planting in pipes

Jane McGary
Sun, 07 Jun 2009 10:15:30 PDT
Diane's new project reminds me of a very effective feature the late 
Molly Grothaus had in her garden, made entirely of flue tiles stacked 
up in tiers against a slight slope. She grew a large range of bulbs 
in them. I particularly remember the species tulips. She would put 
old roof shingles on top of them in summer.

This is a good situation for bulbs that need protection from rodents 
(be sure to put some heavy-duty groundcloth or similar barrier under 
the area before putting in the soil), and also for those that don't 
need to be lifted and divided very often, because it would be awkward 
to do so (remember that they'll pull down as deep as they can). I'd 
also choose species that are well adapted to the amount of winter 
rainfall in the area, because it would be difficult to protect the 
growing plants against excessive wet, which can be especially 
problematic when frost is interspersed with periods of rain.

Being able to segregate the species for special protection is always 
helpful. For example, if you have Sternbergia species, you can put 
some row cover over them at this time of year to prevent access by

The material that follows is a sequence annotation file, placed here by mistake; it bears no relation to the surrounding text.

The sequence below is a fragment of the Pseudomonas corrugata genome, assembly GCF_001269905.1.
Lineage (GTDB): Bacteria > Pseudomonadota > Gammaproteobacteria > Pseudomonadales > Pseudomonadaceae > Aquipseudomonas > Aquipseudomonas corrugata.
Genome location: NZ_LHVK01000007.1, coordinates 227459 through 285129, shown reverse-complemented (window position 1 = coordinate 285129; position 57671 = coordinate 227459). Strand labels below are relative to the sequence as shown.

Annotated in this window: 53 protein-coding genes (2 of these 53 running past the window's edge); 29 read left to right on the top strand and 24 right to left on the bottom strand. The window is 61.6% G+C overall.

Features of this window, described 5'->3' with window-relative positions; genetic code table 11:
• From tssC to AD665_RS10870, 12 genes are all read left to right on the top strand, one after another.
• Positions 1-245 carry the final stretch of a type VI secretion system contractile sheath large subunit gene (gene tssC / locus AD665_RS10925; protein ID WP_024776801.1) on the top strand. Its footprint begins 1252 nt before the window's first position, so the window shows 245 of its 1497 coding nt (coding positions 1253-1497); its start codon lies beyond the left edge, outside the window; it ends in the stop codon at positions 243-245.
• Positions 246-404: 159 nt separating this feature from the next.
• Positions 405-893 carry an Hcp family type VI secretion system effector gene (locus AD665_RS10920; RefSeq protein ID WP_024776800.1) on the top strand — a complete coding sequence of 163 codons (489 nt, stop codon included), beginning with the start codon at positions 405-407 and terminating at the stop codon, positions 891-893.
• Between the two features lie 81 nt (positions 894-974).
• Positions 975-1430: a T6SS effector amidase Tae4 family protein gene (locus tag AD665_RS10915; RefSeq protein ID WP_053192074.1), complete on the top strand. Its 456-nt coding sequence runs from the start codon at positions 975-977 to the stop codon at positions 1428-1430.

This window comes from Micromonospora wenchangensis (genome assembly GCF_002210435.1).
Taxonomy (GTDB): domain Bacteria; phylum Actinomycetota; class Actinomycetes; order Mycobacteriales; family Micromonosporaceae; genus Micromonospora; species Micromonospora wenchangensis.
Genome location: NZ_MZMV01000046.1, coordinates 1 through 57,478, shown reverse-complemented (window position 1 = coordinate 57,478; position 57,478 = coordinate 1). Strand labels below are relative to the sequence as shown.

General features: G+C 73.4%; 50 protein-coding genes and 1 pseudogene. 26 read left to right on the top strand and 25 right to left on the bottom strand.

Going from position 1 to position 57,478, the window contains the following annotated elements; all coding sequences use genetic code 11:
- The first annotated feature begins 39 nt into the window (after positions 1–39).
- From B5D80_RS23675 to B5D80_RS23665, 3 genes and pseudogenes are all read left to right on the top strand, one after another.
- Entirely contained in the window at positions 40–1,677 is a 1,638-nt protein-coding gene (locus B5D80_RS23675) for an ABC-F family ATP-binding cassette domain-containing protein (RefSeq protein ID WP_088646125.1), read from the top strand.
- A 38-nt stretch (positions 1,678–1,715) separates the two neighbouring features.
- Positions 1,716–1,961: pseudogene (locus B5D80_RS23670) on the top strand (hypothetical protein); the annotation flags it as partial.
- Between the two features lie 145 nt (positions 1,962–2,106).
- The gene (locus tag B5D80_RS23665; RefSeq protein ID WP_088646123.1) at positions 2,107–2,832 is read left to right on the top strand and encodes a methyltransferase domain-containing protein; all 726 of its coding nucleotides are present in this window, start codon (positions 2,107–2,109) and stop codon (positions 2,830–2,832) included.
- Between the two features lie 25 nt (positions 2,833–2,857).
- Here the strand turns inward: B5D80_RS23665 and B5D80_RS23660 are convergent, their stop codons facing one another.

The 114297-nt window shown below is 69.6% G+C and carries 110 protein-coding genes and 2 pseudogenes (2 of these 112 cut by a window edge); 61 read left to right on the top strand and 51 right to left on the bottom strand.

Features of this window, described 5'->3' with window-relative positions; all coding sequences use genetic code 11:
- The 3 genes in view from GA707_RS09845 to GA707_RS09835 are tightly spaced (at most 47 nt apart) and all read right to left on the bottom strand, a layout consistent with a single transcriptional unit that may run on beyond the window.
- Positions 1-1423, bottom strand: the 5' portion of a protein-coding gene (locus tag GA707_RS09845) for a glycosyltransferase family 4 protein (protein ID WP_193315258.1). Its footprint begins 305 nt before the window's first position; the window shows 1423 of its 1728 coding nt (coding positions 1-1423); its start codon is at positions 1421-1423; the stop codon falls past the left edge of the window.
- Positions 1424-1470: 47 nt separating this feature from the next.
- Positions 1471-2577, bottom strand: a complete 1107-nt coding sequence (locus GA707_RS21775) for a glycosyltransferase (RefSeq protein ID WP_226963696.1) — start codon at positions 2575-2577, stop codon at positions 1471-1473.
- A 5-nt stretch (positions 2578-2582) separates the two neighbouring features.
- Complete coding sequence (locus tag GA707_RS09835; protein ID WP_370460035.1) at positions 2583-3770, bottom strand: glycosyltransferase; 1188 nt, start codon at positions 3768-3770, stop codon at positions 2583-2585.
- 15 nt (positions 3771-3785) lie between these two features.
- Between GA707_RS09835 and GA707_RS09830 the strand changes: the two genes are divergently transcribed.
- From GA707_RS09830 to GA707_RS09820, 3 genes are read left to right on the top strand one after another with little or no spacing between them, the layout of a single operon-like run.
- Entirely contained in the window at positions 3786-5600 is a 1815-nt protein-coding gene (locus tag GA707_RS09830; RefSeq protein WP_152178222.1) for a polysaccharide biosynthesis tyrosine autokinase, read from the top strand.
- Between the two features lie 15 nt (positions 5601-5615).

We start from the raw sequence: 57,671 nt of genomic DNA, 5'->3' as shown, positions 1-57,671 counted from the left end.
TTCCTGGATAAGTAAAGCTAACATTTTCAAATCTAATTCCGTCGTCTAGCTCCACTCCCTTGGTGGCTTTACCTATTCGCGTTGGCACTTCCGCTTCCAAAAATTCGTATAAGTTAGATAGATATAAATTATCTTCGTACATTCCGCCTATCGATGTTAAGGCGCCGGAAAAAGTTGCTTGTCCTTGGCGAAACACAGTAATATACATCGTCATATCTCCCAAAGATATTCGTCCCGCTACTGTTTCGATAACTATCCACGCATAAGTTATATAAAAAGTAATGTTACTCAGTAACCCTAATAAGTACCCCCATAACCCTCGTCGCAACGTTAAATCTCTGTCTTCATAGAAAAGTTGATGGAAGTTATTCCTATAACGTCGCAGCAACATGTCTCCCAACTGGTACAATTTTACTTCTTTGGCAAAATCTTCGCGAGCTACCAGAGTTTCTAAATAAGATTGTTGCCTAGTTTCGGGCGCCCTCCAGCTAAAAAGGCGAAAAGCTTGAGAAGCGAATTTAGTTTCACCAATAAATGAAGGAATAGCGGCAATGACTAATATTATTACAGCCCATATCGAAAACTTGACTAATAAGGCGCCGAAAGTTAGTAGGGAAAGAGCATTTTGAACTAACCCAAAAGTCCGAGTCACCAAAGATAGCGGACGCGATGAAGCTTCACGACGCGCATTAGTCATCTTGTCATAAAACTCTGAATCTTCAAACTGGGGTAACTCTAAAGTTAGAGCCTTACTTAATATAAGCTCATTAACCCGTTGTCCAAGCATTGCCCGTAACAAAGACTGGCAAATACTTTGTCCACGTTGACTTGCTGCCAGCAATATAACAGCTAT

bulb flies. If you have some crocuses you want to protect against 
digging predators, you can cut small screens to fit. If Diane's 
garden is open to deer, I'd surround a special bulb collection with 
some extra protection; this year I lost many, many floweriing stems 
to deer that began to stick their heads right into the frames, 
apparently, and eat the highly nutritious scapes, flowers, and 
capsules at night. Next year I'll have to figure out how to drop some 
bird netting completely over the openings to prevent this. This year, 
no seeds except from the amaryllids and alliums. The arrangement 
would not deter rabbits, which even hopped into my bulb frames (which 
are high) this year. Yesterday I came across the peculiar Latin 
adjective cuniculosa (applied by Catullus to Spain), which means 
"full of rabbits," so I can now call the area where I live "Estacada 
cuniculosa." I'm repeatedly tempted to adopt a couple of greyhounds.

This could be a very attractive feature. However, any time you have a 
dedicated bulb feature, you either have to plan it so most of the 
plants bloom around the same period, or you'll have a lot of 
withering leaves along with the flowers of the later-blooming sorts 
-- the situation in my bulb frames right now, where the themids 
(Brodiaea etc.; at least, the ones that didn't get eaten by the 
rabbits and deer) are in bloom among many plants that are going 
dormant. There is a certain naturalistic quality to this, but it's 
not pleasing otherwise.

Jane McGary
Northwestern Oregon, USA

At 09:37 AM 6/7/2009, you wrote:
>I'd like some ideas about what to plant in a new project.
>A neighbour left a pile of new red clay drain tiles (12 cm across by
>30 cm long) at the roadside, with a sign saying "FREE".  I took them
>all because I thought they would be good for growing bulbs.  I now
>have them standing up, braced with some slightly larger red clay
>chimney flues (20 cm square by 30 cm long), ready for planting.
>However, I'm not sure which of my many pots of bulb seedlings should

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